Code and instructions found at the git repo: https://github.com/davenuman/bowline

I have now had success with Bowline on both new project and on existing Drupal 6 and 7 projects. Just last week I also tried it out with Drupal 8 and I'm happy to report that it works just fine on Bowline as well.

Dockerfile flexibility

Out of the box, Bowline ships with two containers. One for mysql 5.5 which is simply the default image from Docker Hub. The second is the web container providing apache, php 5.4, and related software. The web container is defined within the .docker/web-5.4 directory and the Dockerfile with supporting config files are based on the awesome work of the new Drupal testbot project.

Automation, running tests

Imagine your developers getting their local sandboxes up and running in a matter of minutes. This is now possible, facilitated by a few simple bash scripts. Bowline provides a template document intended for instructing your team on how to get set up: https://github.com/davenuman/bowline/blob/master/sandbox.md

Basically, they run build sync-db to get a copy of the database, build sync-files to get the site's uploaded files, then build import which does all the work of building the docker containers and importing the database. There is also a backup script which will save a snapshot of your database named after your current git branch which is handy for switching to another task while preserving your work. The run command is intended for running your automated tests. It assumes behat but you can modify it to run whatever testing software you use. The nice thing is that our developers are all running local behat tests on the exact same software stack as each other and as the test server. We have a Jenkins server with docker and have jobs configured to execute the build and run commands just like we do on our own machines.

Slaying File Permission Dragons Anyone who has worked with a LAMP stack has bumped into file permission issues with uploaded files. Add a docker container to the mix which is mounting your project files and serving them up as the apache user withing the container and there is lots of ways to mess things up. This dragon gave us some grief early on when starting to use docker in this way. We won the day by setting the apapache user to run with the same uid as the docker host user. This way each developer will have ownership to their own file uploads on their system. Here's the simple bash code that makes it possible: # Set the apache user and group to match the host user. OWNER=$(stat -c '%u' /var/www) GROUP=$(stat -c '%g' /var/www) usermod -o -u $OWNER www-data groupmod -o -g $GROUP www-data (source) Room for improvement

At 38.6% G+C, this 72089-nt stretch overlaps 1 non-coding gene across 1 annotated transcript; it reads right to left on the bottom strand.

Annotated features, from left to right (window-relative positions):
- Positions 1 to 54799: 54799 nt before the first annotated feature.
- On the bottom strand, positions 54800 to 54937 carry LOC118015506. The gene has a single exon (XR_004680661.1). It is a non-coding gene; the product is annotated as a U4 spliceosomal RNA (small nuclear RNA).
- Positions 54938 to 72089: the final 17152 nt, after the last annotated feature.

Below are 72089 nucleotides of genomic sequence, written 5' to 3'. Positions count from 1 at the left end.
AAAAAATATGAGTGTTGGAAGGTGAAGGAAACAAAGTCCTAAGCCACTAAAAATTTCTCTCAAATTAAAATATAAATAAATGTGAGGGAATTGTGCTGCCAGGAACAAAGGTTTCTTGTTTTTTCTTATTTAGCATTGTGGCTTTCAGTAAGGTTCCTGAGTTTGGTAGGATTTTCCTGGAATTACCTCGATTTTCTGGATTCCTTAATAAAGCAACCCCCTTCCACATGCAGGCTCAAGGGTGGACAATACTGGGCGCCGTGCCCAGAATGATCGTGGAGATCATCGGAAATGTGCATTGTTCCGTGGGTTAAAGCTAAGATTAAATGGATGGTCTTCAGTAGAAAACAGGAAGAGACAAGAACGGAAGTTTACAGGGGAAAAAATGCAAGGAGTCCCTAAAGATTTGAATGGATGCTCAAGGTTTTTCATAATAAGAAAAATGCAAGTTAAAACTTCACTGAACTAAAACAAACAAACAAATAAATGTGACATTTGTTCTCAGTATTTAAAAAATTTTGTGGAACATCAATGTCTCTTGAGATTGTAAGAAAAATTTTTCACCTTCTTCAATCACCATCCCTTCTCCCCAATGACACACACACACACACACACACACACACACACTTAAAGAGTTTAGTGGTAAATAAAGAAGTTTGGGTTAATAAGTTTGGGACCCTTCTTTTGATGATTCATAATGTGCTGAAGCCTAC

One tricky thing we found using docker containers is using drush in a complete way, particularly using drush site aliases. For now we have "crush" which is a temporary work around but not too bad of a work around actually. Crush is a simple bash function that calls drush as a command on the docker web container. We use crush to clear cache manage features and such, and it is working well. However it's not ideal and I'd like to add ssh server to the stack to allow for proper drush site alias usage.

There's always room for improvement. I'd like to find an elegant way to incorporate more developer tools such as sass, compass and debugging tools. Every project is different but it would be nice for Bowline to have some basic Behat smoke tests build in. These things will hopefully be added to the Bowline project as we use it and add things to our drupal project. And yes, pull requests are welcome.

Topics

Amazee Labs: Amazee Labs launches first customer website on Drupal 8

January 28, 2015 - 7:41am
Amazee Labs launches first customer website on Drupal 8

We just completed our third Drupal 8 project: SGG - Schweizer Gemeinnützige Gesellschaft after relaunching our own website, helping out with Drupal.com we are now excited to launch our first client website fully on the upcoming major release of our favorite open source CMS.

Having built the community site Intergeneration and voting platform CHymne using Drupal 7, we now chose Drupal 8 for the relaunch of the presentation website of SGG. The compact feature of the site allowed us to apply today's strenghts Drupal 8 and so we recreated the associations website relying entirely on Drupal 8 core functionality.

Building the SGG relaunch was a team effort, read on to find about the findings of each of us for building the relaunch on the latest beta release of Drupal 8.

Boris was involved with site building, these are his thoughts: